• Where a legal entity, such as a foundation, operates substantially for the benefit or under the auspices of an institution, there is a rebuttable presumption that when that legal entity receives money or enters into a contract with a foreign source, it is for the benefit of the institution, and, thus, must be disclosed. For example, ED states that a foundation serving as an intermediary for receipt of foreign gifts or contracts that benefit an institution are captured by this rebuttable presumption.
  • With the new reporting system, if OMB approves it, institutions must provide unredacted "true copies" of each reportable gift and contract agreement, but ED will not publish such agreements. ED states that agreements will not be made publicly available and that it will treat agreements as "business information" for Freedom of Information Act purposes. Agreement amendments must be provided "only when an amendment substantively changes the terms of the contract."
  • Institutions must provide the names and addresses of each foreign source, but ED will not ordinarily publish such information. ED indicates that names and addresses of parties who wish to remain anonymous "must be shared with the Department to the extent that the institution has or could reasonably obtain the donor’s identity." ED states that names and addresses of individuals and non-governmental entities will not be made publicly available.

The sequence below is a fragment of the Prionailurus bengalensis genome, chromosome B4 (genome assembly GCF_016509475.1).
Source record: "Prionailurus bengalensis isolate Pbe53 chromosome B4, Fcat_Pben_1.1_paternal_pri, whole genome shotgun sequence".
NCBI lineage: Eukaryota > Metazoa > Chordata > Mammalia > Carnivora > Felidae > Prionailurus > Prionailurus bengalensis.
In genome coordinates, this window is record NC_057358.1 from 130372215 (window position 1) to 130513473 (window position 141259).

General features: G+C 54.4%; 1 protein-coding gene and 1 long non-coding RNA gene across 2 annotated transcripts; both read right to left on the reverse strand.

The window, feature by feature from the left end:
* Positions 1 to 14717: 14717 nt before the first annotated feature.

• Pledges and bequests must be reported "[i]f an institution receives all or a portion of a pledge or bequest that meets the US$250,000 threshold (including in the aggregate) within a calendar year" (emphasis added). If an institution receives all or a portion of a pledge or bequest that meets the monetary threshold (alone or in aggregate) within a calendar year, that portion of the pledge or bequest must be disclosed.
  • Tuition payments are reportable if Section 117's monetary threshold is crossed. ED states that tuition payments are "contracts" under Section 117 and if a foreign source pays tuition for one or more students and the US$250,000 threshold is met, the contract is reportable.
  • In-kind gifts and contracts are reportable. ED states that "gifts" include "in-kind contributions that consist of money or property" and "contracts" include "in-kind contributions that consist of property or services."
  • Section 117 does not apply to "money-out" agreements. Based in part on legislative history, ED indicates that contracts that involve the transfer of funds from an institution to a foreign source are not reportable.
  • Contracts include licensing agreements. ED states that Section 117 captures "intellectual property license fees from a foreign licensee of a University patent" and "data or materials being transferred via purchase, lease, or barter for use in research."
  • Institutions must "exercise due diligence" and "make a good faith effort" to determine whether a U.S. citizen or a U.S. corporation is a foreign source's agent and therefore a foreign source for Section 117 purposes. ED indicates that "the term 'agent' has a plain meaning," and that State law or the Foreign Agents Registration Act (22 U.S.C. § 611 et seq.) may also be informative. In connection with the term "foreign source," ED also states that an individual who has dual citizenship that includes United States citizenship is not a foreign source.